includes the accompanying novel “The 47 Ronin Story” which tells the tale of Japan’s most famous vendetta.
From the Collection of Wyn and Lucretia Geleynse
“This work depicts one of the 47 Ronin (Samurai warriors). The book is an account of their history and he is one of the characters; I cannot remember which one. It was one of the first historical artworks that I purchased in the late 70’s. I found the story compelling and the print quite vivid and active. If memory serves, there is a description in the book about what incensed the character to start swing that sword.
From the jacket text:
“…among men, the samurai.”
Here at last is an entertaining account in English of the historial mass seppuku (disembowelment) of the forty-seven ronin, or masterless samurai, shortly after the turn of the 18th century in the feudal Tokugawa days of old Japan.
The forty-seven ronin were ordered to commit seppuki for the vindictive slaying of a corrup court official whom they held ultimately responsible for bringing about the death of their master, Lord Asano. Asano was the brash young daimyo from the country who ignorance of and unfamiliary with the changing ways of the Edo court led not only to his own seppuku but also to the complete ruin and dissemination of his family and clan.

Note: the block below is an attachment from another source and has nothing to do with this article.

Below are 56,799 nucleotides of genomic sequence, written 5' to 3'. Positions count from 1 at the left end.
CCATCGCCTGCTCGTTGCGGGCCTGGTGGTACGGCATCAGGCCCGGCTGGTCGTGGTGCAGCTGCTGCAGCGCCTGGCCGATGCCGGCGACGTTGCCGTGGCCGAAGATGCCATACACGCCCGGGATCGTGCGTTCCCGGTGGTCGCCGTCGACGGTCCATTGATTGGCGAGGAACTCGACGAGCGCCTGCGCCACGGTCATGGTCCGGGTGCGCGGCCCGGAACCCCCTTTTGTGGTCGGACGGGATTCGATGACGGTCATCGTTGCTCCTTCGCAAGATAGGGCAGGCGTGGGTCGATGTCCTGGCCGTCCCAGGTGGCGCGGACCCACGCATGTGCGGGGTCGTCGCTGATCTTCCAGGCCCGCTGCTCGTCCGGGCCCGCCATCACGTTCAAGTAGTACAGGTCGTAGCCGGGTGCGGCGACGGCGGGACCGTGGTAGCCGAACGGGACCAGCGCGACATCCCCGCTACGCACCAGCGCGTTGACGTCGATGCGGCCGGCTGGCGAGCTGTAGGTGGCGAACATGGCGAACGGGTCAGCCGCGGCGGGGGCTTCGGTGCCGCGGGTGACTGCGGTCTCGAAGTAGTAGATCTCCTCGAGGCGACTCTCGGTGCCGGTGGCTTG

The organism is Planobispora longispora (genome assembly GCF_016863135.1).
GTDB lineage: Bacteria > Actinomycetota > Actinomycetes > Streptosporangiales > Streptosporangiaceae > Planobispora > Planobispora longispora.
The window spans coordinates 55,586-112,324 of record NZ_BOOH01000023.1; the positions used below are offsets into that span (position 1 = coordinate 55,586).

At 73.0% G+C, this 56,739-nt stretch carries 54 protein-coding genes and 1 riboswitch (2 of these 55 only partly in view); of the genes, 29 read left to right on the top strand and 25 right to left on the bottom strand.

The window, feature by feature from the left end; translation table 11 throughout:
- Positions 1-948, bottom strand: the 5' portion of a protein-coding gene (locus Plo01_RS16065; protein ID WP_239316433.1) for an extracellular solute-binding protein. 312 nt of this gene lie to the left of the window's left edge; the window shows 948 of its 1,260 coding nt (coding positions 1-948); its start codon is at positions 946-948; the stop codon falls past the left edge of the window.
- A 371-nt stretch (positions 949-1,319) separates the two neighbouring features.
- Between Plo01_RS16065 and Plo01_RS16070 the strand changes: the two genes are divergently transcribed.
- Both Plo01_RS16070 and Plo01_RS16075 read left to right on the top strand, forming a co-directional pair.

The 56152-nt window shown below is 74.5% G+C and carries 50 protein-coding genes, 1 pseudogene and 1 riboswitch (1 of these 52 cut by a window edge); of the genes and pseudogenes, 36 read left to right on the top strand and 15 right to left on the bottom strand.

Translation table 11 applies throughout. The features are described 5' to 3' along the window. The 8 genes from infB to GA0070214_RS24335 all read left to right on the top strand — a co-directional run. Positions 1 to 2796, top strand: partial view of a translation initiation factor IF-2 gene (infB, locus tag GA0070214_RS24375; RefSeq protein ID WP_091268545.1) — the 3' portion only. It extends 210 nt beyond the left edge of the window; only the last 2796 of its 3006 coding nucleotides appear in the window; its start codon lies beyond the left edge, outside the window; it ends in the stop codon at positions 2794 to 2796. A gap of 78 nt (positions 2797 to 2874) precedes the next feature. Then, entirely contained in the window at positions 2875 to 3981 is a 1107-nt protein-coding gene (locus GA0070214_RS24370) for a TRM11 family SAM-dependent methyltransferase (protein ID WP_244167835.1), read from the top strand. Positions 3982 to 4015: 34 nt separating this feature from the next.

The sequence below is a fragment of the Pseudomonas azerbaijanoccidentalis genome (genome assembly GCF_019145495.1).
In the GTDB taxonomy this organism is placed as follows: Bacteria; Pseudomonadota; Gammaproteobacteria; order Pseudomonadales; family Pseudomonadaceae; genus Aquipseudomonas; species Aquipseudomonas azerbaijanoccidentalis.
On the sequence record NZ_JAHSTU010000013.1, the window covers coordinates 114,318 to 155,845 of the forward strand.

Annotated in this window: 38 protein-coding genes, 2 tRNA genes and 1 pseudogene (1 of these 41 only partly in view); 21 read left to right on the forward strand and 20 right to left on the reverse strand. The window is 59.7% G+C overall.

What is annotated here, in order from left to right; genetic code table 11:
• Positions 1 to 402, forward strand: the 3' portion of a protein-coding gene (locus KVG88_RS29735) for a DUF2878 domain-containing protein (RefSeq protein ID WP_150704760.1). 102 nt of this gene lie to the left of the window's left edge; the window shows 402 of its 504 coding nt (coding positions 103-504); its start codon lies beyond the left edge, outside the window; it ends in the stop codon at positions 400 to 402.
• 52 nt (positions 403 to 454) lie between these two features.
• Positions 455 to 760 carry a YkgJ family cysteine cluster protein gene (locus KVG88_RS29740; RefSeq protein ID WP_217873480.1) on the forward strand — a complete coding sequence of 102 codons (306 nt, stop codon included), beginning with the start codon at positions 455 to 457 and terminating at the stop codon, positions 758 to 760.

Though based on an actual incident, many details have been lost to history, and, as a result, several versions of the forty-seven ronin story have been told. But the fact remains that they were given the death penalty for their deed, which, at the time, so embodied the Japanese’s ideals of the noble samurai’s develotion to his lord that the forty-seven ronin were enshrined at Sengaku Temple beside ther beloved master. Thus came to a dramtic close the final chapter of what has been acclaimed the most famous vendetta in the annals of Japan.”